Jurassic World (2015) — A movie franchise will find a way

“She is learning where she fits on the food chain — and I’m not sure you want her to figure that out.”

Justin’s rating: There will be dinosaurs on this dinosaur tour, right?

Justin’s rating: How bad will the parents here in Jurassic World feel when they turn on the news to see that the time they sent their children off to DinoLand is the one week where the beasts get out and slaughter pretty much everyone? You have to imagine that it’s going to weigh on the conscience. But then again, they sent their kids to a poorly regulated zoo with a gruesome history, so maybe it’s entirely possible that they are trying to prematurely empty their nest.

After a lengthy 14-year sabbatical (it took that long to wash the taste of Jurassic Park III from audiences’ mouths), Universal Studio’s dinosaur series returned with one grand and artistic desire: To make as much money as is humanely possible by delivering a the most formulaic blockbuster that science could artificially engineer. This is accomplished by throwing gobs of money at both CGI and Chris Pratt (both of which look great in trailers) and by milking the Jurassic Park franchise for all nostalgia left in it. Everything is bigger and better funded in Jurassic World… but is it better?

Apparently in the intervening years since John Hammond’s grand experiment to make a theme park starring resurrected dinosaurs failed and killed Samuel L. Jackson, people thought, “Let’s do it again!” “Let’s do it again” is very much a running theme in Jurassic World, because you’re going to see and hear all sorts of callbacks to the previous movies. That includes returning to the original film’s Isla Neblar, where it seems like a successful tourist attraction is finally operating. (My favorite laugh-at-the-stupidity callback was when the kids stumbled over the old Jurassic Park jeeps that had been sitting there since the early 1990s and somehow restored one and drove it off within the span of ten minutes.)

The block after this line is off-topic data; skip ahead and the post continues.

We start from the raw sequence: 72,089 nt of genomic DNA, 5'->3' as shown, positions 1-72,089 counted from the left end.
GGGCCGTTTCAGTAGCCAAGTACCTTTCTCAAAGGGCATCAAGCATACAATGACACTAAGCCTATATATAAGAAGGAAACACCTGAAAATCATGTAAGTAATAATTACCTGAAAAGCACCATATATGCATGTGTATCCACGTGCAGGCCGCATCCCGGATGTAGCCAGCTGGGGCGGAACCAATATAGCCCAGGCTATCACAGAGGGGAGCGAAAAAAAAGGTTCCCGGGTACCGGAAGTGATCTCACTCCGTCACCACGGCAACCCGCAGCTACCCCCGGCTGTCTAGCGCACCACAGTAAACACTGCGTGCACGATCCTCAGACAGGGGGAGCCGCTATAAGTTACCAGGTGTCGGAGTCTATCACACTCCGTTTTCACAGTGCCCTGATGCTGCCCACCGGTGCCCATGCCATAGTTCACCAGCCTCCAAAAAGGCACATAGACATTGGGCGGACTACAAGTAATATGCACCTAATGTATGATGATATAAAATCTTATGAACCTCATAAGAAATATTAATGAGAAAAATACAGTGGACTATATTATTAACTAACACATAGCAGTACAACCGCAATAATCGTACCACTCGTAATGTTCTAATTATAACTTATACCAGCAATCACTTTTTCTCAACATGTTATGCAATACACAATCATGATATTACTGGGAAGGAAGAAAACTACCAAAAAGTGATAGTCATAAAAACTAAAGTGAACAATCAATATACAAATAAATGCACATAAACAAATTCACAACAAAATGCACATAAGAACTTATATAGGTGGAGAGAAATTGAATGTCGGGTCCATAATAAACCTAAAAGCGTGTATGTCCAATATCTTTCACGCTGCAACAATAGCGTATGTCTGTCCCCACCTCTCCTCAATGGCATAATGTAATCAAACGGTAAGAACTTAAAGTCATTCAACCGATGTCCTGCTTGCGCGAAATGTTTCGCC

Heading this up is park manager Claire (Bryce Dallas Howard), who takes one look at a well-oiled machine and thinks, “How could we introduce catastrophic failure into the system? What about whipping up some freakishly smart, terribly powerful super-dinosaur that will teach us not to monkey in God’s domain?” We don’t really like Claire, if you couldn’t tell. She’s clearly the corporate villain here, but Jurassic World weirdly treats her as the protagonist. Claire would be dino chow except for the efforts of dino wrangler Owen (Pratt), who has trained velociraptors to be his hunting buddies and goes along with her scattered attempts at leadership. At this point I’m just flinging my hands into the air and grousing, “Why not?”

Since no Jurassic Park movie documents two hours of adequate OSHA measures and people refusing to take stupid risks, it all goes quite badly on the weekend that Claire’s two nephews arrive for a visit. The genetically enhanced Indominus Rex finagles a dino breakout, and suddenly the park’s safety rating takes a sharp nosedive. Cue lots of people being eaten, Chris Pratt looking amazing in a vest, and enough dinosaurs to placate the kids in the audience who aren’t here for the plot (if you get my drift).

I’m smart enough to know when I’m being pandered too, and I felt a whole lot of that here. Just throwing John Williams’ score at me doesn’t mean that I’m going to instantly assume that this is Steven Spielberg quality. You gotta earn that, man, and this doesn’t have his magic touch that generates a sense of wonder. Instead, I felt like this movie was cleverly disguised in the remnants of a much better one.

That’s not to say that I wasn’t entertained. For a popcorn flick, it did the job to keep my attention with a lot of eye candy, disaster scenarios, and humorous quips. Both Jake Johnson and Pratt deliver the same effortless charm that made me love them in New Girl and Parks and Rec, which was a consolation prize for when I got bored of the CGI and predictable plot progression. And I do love seeing the park actually operate as John Hammond originally intended, even if the whole idea is laughably ridiculous.

So in the end, I’m calling this one a wash. It’s neither a terrible betrayal of the original classic nor a worthy standout on its own. If I have no desire to see its sequel, then that should tell you that I had my fill and moved on to graze elsewhere.

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